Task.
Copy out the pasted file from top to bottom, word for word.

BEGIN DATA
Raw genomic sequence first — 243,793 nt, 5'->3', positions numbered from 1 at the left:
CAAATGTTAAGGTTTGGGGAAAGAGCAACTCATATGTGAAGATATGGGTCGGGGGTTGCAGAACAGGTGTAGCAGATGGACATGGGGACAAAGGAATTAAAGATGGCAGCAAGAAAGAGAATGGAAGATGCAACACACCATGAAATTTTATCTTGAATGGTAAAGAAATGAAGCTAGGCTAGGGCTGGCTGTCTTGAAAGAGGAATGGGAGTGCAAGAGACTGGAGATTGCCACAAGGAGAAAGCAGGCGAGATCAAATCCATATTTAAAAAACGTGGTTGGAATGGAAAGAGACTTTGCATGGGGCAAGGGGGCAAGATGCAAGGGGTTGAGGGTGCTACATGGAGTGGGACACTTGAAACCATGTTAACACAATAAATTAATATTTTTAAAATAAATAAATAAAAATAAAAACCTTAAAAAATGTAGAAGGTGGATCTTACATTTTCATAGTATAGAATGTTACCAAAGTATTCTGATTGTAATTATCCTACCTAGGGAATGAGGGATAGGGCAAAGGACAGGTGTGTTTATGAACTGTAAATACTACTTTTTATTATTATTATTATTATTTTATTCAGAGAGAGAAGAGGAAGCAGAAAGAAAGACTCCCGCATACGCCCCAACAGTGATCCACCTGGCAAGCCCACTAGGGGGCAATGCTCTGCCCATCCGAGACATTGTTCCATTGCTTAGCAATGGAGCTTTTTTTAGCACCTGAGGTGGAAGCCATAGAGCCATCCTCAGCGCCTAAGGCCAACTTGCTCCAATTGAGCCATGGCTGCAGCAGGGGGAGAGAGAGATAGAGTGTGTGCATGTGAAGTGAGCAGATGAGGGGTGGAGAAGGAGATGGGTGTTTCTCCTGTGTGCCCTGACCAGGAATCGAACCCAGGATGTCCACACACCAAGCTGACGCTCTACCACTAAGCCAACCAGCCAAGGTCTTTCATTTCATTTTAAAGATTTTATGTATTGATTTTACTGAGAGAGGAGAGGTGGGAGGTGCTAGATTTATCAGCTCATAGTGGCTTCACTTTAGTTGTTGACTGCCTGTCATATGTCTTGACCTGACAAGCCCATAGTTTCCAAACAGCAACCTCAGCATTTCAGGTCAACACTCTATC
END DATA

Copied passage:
Raw genomic sequence first — 243,793 nt, 5'->3', positions numbered from 1 at the left:
CAAATGTTAAGGTTTGGGGAAAGAGCAACTCATATGTGAAGATATGGGTCGGGGGTTGCAGAACAGGTGTAGCAGATGGACATGGGGACAAAGGAATTAAAGATGGCAGCAAGAAAGAGAATGGAAGATGCAACACACCATGAAATTTTATCTTGAATGGTAAAGAAATGAAGCTAGGCTAGGGCTGGCTGTCTTGAAAGAGGAATGGGAGTGCAAGAGACTGGAGATTGCCACAAGGAGAAAGCAGGCGAGATCAAATCCATATTTAAAAAACGTGGTTGGAATGGAAAGAGACTTTGCATGGGGCAAGGGGGCAAGATGCAAGGGGTTGAGGGTGCTACATGGAGTGGGACACTTGAAACCATGTTAACACAATAAATTAATATTTTTAAAATAAATAAATAAAAATAAAAACCTTAAAAAATGTAGAAGGTGGATCTTACATTTTCATAGTATAGAATGTTACCAAAGTATTCTGATTGTAATTATCCTACCTAGGGAATGAGGGATAGGGCAAAGGACAGGTGTGTTTATGAACTGTAAATACTACTTTTTATTATTATTATTATTATTTTATTCAGAGAGAGAAGAGGAAGCAGAAAGAAAGACTCCCGCATACGCCCCAACAGTGATCCACCTGGCAAGCCCACTAGGGGGCAATGCTCTGCCCATCCGAGACATTGTTCCATTGCTTAGCAATGGAGCTTTTTTTAGCACCTGAGGTGGAAGCCATAGAGCCATCCTCAGCGCCTAAGGCCAACTTGCTCCAATTGAGCCATGGCTGCAGCAGGGGGAGAGAGAGATAGAGTGTGTGCATGTGAAGTGAGCAGATGAGGGGTGGAGAAGGAGATGGGTGTTTCTCCTGTGTGCCCTGACCAGGAATCGAACCCAGGATGTCCACACACCAAGCTGACGCTCTACCACTAAGCCAACCAGCCAAGGTCTTTCATTTCATTTTAAAGATTTTATGTATTGATTTTACTGAGAGAGGAGAGGTGGGAGGTGCTAGATTTATCAGCTCATAGTGGCTTCACTTTAGTTGTTGACTGCCTGTCATATGTCTTGACCTGACAAGCCCATAGTTTCCAAACAGCAACCTCAGCATTTCAGGTCAACACTCTATC